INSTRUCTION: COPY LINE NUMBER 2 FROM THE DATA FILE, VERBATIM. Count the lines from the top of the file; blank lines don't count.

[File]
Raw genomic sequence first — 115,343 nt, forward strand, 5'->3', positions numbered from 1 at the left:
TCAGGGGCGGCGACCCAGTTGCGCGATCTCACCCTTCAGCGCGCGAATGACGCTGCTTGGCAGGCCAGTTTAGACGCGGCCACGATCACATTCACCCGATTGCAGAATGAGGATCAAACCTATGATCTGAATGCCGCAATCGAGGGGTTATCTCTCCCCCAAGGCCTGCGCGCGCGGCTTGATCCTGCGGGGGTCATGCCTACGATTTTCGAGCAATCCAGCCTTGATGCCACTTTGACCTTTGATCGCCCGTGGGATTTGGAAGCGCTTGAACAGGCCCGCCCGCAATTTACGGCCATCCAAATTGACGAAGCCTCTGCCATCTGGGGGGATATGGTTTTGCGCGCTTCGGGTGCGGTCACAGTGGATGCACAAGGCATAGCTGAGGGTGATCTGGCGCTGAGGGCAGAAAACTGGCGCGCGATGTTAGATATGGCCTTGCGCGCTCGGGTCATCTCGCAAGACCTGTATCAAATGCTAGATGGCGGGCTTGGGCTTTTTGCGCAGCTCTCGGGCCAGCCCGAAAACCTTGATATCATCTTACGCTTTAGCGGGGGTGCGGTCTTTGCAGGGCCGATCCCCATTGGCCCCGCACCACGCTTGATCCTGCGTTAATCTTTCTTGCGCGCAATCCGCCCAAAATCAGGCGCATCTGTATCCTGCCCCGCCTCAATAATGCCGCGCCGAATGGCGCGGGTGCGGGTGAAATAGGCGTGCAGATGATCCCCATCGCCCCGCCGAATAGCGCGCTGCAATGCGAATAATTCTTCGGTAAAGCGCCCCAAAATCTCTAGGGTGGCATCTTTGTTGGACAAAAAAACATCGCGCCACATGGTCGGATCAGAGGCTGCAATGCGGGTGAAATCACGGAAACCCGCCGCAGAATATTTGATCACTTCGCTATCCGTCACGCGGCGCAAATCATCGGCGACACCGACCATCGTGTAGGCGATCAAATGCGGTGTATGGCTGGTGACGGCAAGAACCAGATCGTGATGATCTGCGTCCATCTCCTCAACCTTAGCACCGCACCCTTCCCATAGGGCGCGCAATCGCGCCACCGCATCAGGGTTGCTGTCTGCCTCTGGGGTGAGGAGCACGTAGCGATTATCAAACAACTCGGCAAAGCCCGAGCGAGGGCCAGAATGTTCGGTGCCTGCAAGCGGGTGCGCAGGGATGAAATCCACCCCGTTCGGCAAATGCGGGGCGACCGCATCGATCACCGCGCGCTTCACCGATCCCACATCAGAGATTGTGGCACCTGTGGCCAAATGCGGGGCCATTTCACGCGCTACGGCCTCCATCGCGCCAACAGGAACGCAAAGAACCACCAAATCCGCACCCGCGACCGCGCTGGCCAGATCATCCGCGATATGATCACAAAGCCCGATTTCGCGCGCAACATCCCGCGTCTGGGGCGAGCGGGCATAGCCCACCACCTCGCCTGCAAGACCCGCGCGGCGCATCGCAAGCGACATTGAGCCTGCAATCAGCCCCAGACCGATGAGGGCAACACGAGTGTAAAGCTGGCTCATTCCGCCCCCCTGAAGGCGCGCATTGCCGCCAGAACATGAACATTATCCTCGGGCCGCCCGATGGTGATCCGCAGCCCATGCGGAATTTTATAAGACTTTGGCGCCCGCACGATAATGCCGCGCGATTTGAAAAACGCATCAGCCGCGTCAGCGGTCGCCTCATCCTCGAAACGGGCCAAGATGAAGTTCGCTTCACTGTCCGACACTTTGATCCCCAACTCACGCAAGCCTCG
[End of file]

TCAGGGGCGGCGACCCAGTTGCGCGATCTCACCCTTCAGCGCGCGAATGACGCTGCTTGGCAGGCCAGTTTAGACGCGGCCACGATCACATTCACCCGATTGCAGAATGAGGATCAAACCTATGATCTGAATGCCGCAATCGAGGGGTTATCTCTCCCCCAAGGCCTGCGCGCGCGGCTTGATCCTGCGGGGGTCATGCCTACGATTTTCGAGCAATCCAGCCTTGATGCCACTTTGACCTTTGATCGCCCGTGGGATTTGGAAGCGCTTGAACAGGCCCGCCCGCAATTTACGGCCATCCAAATTGACGAAGCCTCTGCCATCTGGGGGGATATGGTTTTGCGCGCTTCGGGTGCGGTCACAGTGGATGCACAAGGCATAGCTGAGGGTGATCTGGCGCTGAGGGCAGAAAACTGGCGCGCGATGTTAGATATGGCCTTGCGCGCTCGGGTCATCTCGCAAGACCTGTATCAAATGCTAGATGGCGGGCTTGGGCTTTTTGCGCAGCTCTCGGGCCAGCCCGAAAACCTTGATATCATCTTACGCTTTAGCGGGGGTGCGGTCTTTGCAGGGCCGATCCCCATTGGCCCCGCACCACGCTTGATCCTGCGTTAATCTTTCTTGCGCGCAATCCGCCCAAAATCAGGCGCATCTGTATCCTGCCCCGCCTCAATAATGCCGCGCCGAATGGCGCGGGTGCGGGTGAAATAGGCGTGCAGATGATCCCCATCGCCCCGCCGAATAGCGCGCTGCAATGCGAATAATTCTTCGGTAAAGCGCCCCAAAATCTCTAGGGTGGCATCTTTGTTGGACAAAAAAACATCGCGCCACATGGTCGGATCAGAGGCTGCAATGCGGGTGAAATCACGGAAACCCGCCGCAGAATATTTGATCACTTCGCTATCCGTCACGCGGCGCAAATCATCGGCGACACCGACCATCGTGTAGGCGATCAAATGCGGTGTATGGCTGGTGACGGCAAGAACCAGATCGTGATGATCTGCGTCCATCTCCTCAACCTTAGCACCGCACCCTTCCCATAGGGCGCGCAATCGCGCCACCGCATCAGGGTTGCTGTCTGCCTCTGGGGTGAGGAGCACGTAGCGATTATCAAACAACTCGGCAAAGCCCGAGCGAGGGCCAGAATGTTCGGTGCCTGCAAGCGGGTGCGCAGGGATGAAATCCACCCCGTTCGGCAAATGCGGGGCGACCGCATCGATCACCGCGCGCTTCACCGATCCCACATCAGAGATTGTGGCACCTGTGGCCAAATGCGGGGCCATTTCACGCGCTACGGCCTCCATCGCGCCAACAGGAACGCAAAGAACCACCAAATCCGCACCCGCGACCGCGCTGGCCAGATCATCCGCGATATGATCACAAAGCCCGATTTCGCGCGCAACATCCCGCGTCTGGGGCGAGCGGGCATAGCCCACCACCTCGCCTGCAAGACCCGCGCGGCGCATCGCAAGCGACATTGAGCCTGCAATCAGCCCCAGACCGATGAGGGCAACACGAGTGTAAAGCTGGCTCATTCCGCCCCCCTGAAGGCGCGCATTGCCGCCAGAACATGAACATTATCCTCGGGCCGCCCGATGGTGATCCGCAGCCCATGCGGAATTTTATAAGACTTTGGCGCCCGCACGATAATGCCGCGCGATTTGAAAAACGCATCAGCCGCGTCAGCGGTCGCCTCATCCTCGAAACGGGCCAAGATGAAGTTCGCTTCACTGTCCGACACTTTGATCCCCAACTCACGCAAGCCTCG